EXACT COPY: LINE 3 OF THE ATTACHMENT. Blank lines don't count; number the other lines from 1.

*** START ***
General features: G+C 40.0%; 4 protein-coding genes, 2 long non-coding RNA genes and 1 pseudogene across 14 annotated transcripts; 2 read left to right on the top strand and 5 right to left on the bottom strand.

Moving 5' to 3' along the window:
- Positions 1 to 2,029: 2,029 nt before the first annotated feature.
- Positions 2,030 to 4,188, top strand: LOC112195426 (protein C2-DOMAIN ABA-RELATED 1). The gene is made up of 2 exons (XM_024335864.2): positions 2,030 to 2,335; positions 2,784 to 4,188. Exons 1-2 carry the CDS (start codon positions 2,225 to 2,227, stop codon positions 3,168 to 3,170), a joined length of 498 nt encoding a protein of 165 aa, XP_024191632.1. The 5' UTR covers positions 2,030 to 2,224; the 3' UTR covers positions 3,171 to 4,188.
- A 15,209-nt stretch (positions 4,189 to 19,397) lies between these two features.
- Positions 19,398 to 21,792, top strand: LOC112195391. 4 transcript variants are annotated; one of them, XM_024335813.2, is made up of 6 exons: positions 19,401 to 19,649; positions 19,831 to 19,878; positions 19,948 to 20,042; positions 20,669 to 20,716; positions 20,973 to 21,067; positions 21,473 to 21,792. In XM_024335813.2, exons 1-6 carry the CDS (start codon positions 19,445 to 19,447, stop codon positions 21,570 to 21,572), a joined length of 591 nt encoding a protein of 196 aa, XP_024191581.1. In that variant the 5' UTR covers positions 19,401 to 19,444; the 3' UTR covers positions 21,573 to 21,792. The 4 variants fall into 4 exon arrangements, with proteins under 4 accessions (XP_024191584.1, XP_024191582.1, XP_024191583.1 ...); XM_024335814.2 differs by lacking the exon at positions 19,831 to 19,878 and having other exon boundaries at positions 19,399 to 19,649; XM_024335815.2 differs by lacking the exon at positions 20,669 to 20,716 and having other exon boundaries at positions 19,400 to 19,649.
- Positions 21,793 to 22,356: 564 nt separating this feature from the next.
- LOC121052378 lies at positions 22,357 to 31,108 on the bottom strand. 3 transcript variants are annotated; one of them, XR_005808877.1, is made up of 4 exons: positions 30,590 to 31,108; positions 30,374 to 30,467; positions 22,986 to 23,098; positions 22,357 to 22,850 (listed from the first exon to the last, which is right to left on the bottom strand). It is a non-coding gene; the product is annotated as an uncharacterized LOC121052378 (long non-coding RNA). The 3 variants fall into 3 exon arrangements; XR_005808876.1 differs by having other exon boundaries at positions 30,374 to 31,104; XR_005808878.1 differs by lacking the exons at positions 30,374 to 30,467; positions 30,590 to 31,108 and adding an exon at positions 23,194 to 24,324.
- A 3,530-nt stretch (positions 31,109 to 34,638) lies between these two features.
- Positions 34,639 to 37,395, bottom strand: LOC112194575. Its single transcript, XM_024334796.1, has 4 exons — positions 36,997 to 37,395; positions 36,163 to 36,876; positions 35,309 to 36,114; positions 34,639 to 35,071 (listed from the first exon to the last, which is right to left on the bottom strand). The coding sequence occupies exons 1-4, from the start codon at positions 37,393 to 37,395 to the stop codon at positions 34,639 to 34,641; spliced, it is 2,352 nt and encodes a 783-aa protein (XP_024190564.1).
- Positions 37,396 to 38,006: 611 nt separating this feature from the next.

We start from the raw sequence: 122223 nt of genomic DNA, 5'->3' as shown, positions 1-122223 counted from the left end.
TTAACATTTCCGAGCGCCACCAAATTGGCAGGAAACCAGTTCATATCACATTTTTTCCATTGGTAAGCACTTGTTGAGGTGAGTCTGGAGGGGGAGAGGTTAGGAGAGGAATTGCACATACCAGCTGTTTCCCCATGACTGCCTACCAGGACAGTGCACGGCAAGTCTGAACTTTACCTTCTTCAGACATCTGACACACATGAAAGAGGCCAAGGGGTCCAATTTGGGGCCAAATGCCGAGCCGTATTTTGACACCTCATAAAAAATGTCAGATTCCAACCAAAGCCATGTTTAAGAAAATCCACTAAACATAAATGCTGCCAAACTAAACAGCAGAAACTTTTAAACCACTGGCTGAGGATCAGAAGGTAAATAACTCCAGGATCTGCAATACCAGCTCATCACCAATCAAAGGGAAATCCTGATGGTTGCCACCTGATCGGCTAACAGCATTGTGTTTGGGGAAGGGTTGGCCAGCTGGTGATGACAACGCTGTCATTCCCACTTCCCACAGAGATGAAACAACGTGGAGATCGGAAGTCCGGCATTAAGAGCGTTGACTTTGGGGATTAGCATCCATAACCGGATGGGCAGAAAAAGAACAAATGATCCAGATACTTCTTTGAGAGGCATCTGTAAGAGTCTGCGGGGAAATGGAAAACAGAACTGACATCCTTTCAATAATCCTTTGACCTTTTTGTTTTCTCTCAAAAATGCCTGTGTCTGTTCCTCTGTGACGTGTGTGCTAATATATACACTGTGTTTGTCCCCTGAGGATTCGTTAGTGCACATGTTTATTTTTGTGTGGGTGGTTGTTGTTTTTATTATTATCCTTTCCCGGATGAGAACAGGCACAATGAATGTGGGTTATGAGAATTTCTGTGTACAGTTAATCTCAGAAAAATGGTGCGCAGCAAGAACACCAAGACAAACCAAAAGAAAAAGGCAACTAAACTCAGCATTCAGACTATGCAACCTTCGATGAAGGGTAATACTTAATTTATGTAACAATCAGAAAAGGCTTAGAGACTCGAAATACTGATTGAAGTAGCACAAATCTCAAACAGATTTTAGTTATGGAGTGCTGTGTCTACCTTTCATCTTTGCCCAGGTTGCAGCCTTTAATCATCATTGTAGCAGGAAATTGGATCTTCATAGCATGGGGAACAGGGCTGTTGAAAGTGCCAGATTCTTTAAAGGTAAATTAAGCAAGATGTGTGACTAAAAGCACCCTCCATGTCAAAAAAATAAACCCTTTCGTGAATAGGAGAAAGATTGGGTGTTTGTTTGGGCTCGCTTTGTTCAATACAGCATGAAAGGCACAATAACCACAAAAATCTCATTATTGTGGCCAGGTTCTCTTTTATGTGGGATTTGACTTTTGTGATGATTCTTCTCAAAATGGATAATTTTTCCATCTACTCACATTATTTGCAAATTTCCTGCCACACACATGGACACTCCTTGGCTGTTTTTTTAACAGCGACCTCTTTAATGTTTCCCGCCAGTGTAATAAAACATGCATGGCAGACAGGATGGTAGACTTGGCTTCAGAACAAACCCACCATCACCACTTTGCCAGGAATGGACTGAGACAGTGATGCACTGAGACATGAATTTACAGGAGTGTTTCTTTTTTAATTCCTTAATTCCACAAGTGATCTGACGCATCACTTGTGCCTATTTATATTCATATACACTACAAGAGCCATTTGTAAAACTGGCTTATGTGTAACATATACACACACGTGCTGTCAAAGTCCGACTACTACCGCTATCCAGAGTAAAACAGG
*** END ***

- Positions 1 to 2,029: 2,029 nt before the first annotated feature.